Predicting the distribution of four species of raptors (Aves: Accipitridae) in southern Spain: statistical models work better than existing maps
Article first published online: 9 FEB 2004
Journal of Biogeography
Volume 31, Issue 2, pages 295–306, February 2004
How to Cite
Bustamante, J. and Seoane, J. (2004), Predicting the distribution of four species of raptors (Aves: Accipitridae) in southern Spain: statistical models work better than existing maps. Journal of Biogeography, 31: 295–306. doi: 10.1046/j.0305-0270.2003.01006.x
- Issue published online: 9 FEB 2004
- Article first published online: 9 FEB 2004
- distribution models;
- geographical information systems;
- generalized linear models;
- habitat models;
- Buteo buteo;
- Circaetus gallicus;
- Hieraaetus pennatus;
- Milvus migrans;
- road census
Aim To test the effectiveness of statistical models based on explanatory environmental variables vs. existing distribution information (maps and breeding atlas), for predicting the distribution of four species of raptors (family Accipitridae): common buzzard Buteo buteo (Linnaeus, 1758), short-toed eagle Circaetus gallicus (Gmelin, 1788), booted eagle Hieraaetus pennatus (Gmelin, 1788) and black kite Milvus migrans (Boddaert, 1783).
Location Andalusia, southern Spain.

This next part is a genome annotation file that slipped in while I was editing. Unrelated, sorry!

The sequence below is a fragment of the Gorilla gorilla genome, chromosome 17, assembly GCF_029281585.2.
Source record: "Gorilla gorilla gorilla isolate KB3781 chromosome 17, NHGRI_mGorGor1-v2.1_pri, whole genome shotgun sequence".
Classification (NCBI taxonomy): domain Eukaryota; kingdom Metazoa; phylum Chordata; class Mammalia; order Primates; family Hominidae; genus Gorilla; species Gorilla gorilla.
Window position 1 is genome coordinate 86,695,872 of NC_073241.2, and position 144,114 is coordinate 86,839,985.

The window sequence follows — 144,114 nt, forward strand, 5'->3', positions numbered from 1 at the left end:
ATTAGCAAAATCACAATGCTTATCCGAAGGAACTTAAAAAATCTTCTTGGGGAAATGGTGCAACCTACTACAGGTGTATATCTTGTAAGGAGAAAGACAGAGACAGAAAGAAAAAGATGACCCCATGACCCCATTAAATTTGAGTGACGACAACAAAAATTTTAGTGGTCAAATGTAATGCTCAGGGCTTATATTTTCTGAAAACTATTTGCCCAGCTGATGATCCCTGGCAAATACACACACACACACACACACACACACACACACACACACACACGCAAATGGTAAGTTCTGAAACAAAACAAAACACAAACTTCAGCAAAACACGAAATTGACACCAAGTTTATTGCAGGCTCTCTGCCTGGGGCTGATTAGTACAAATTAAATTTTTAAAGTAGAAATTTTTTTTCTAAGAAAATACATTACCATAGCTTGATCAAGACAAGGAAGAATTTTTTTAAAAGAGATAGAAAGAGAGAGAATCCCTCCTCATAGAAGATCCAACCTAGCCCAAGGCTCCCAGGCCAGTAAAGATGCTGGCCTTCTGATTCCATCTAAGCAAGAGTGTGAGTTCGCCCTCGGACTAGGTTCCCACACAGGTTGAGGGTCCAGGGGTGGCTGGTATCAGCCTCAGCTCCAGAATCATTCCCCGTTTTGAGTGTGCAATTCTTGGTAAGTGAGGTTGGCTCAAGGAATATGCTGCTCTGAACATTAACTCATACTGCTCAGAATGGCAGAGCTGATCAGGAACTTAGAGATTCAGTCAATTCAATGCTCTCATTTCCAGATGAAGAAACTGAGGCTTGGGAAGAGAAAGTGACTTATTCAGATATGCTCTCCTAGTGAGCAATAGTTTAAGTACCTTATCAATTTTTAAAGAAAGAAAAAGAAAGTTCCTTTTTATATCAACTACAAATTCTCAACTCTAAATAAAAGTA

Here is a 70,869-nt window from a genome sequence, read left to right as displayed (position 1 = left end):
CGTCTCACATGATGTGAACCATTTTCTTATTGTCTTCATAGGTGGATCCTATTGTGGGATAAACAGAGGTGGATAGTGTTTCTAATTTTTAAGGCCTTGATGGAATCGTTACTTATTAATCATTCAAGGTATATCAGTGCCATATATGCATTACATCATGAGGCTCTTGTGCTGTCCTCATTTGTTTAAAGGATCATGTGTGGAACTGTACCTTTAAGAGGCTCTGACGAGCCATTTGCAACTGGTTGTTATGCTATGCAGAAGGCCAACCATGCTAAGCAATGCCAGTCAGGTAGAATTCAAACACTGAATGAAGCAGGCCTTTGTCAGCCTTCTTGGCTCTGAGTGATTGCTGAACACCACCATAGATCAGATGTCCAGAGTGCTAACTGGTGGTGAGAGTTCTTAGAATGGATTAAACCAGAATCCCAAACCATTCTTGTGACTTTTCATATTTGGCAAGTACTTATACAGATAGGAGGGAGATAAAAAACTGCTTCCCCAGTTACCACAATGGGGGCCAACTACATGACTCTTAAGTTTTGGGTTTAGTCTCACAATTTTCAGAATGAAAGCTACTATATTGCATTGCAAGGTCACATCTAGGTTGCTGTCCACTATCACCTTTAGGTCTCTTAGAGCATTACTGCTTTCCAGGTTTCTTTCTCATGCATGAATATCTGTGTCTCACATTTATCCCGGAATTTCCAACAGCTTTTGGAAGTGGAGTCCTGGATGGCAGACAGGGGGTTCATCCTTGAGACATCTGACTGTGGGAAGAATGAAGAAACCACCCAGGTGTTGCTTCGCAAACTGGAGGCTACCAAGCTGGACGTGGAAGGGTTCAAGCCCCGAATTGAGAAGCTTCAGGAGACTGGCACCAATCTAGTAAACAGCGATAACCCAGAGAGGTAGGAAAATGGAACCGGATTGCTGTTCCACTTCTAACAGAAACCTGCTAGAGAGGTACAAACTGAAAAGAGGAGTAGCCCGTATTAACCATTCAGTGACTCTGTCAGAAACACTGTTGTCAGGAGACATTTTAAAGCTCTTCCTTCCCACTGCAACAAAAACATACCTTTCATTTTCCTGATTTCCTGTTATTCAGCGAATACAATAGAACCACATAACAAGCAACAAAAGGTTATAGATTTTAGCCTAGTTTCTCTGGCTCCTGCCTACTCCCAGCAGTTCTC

Methods Generalized linear models of 10 × 10 km squares surveyed for the presence/absence of the species by road census. Statistical models use as predictors variables derived from topography, vegetation and land-use, and the geographical coordinates (to take account of possible spatial trends). Predictions from the models are compared with current distribution maps from the national breeding atlas and leading reference works.
Results The maps derived from statistical models for all four species were more predictive than the previously published range maps and the recent national breeding atlas. The best models incorporated both topographic and vegetation and land-use variables. Further, in three of the four species the inclusion of spatial coordinates to account for neighbourhood effects improved these models. Models for the common buzzard and black kite were highly predictive and easy to interpret from an ecological point of view, while models for short-toed eagle and, particularly, booted eagle were not so easy to interpret, but still predicted better than previous distribution information.
Main conclusions It is possible to build accurate predictive models for raptor distribution with a limited field survey using as predictors environmental variables derived from digital maps. These models integrated in a geographical information system produced distribution maps that were more accurate than previously published ones for the study species in the study area. Our study is an example of a methodology that could be used for many taxa and areas to improve unreliable distribution information.